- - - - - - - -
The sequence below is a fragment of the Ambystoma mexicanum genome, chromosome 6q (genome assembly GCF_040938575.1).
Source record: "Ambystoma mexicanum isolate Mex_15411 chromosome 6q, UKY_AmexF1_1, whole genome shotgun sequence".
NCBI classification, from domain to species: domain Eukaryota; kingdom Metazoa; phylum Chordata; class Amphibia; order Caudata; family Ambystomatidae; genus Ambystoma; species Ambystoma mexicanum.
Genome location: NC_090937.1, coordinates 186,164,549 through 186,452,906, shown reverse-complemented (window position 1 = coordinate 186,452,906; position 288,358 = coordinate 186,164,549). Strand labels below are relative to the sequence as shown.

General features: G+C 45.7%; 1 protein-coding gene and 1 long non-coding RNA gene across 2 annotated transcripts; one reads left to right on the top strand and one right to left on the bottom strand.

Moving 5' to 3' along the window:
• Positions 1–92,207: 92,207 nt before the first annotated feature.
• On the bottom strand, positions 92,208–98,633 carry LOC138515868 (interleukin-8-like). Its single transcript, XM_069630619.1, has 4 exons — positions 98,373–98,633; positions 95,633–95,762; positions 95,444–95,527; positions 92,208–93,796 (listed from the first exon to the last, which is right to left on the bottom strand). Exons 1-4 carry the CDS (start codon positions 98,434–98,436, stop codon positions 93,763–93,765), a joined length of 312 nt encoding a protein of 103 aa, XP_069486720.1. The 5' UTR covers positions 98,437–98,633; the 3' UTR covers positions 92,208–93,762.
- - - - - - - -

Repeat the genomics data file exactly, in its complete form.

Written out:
The sequence below is a fragment of the Ambystoma mexicanum genome, chromosome 6q (genome assembly GCF_040938575.1).
Source record: "Ambystoma mexicanum isolate Mex_15411 chromosome 6q, UKY_AmexF1_1, whole genome shotgun sequence".
NCBI classification, from domain to species: domain Eukaryota; kingdom Metazoa; phylum Chordata; class Amphibia; order Caudata; family Ambystomatidae; genus Ambystoma; species Ambystoma mexicanum.
Genome location: NC_090937.1, coordinates 186,164,549 through 186,452,906, shown reverse-complemented (window position 1 = coordinate 186,452,906; position 288,358 = coordinate 186,164,549). Strand labels below are relative to the sequence as shown.

General features: G+C 45.7%; 1 protein-coding gene and 1 long non-coding RNA gene across 2 annotated transcripts; one reads left to right on the top strand and one right to left on the bottom strand.

Moving 5' to 3' along the window:
• Positions 1–92,207: 92,207 nt before the first annotated feature.
• On the bottom strand, positions 92,208–98,633 carry LOC138515868 (interleukin-8-like). Its single transcript, XM_069630619.1, has 4 exons — positions 98,373–98,633; positions 95,633–95,762; positions 95,444–95,527; positions 92,208–93,796 (listed from the first exon to the last, which is right to left on the bottom strand). Exons 1-4 carry the CDS (start codon positions 98,434–98,436, stop codon positions 93,763–93,765), a joined length of 312 nt encoding a protein of 103 aa, XP_069486720.1. The 5' UTR covers positions 98,437–98,633; the 3' UTR covers positions 92,208–93,762.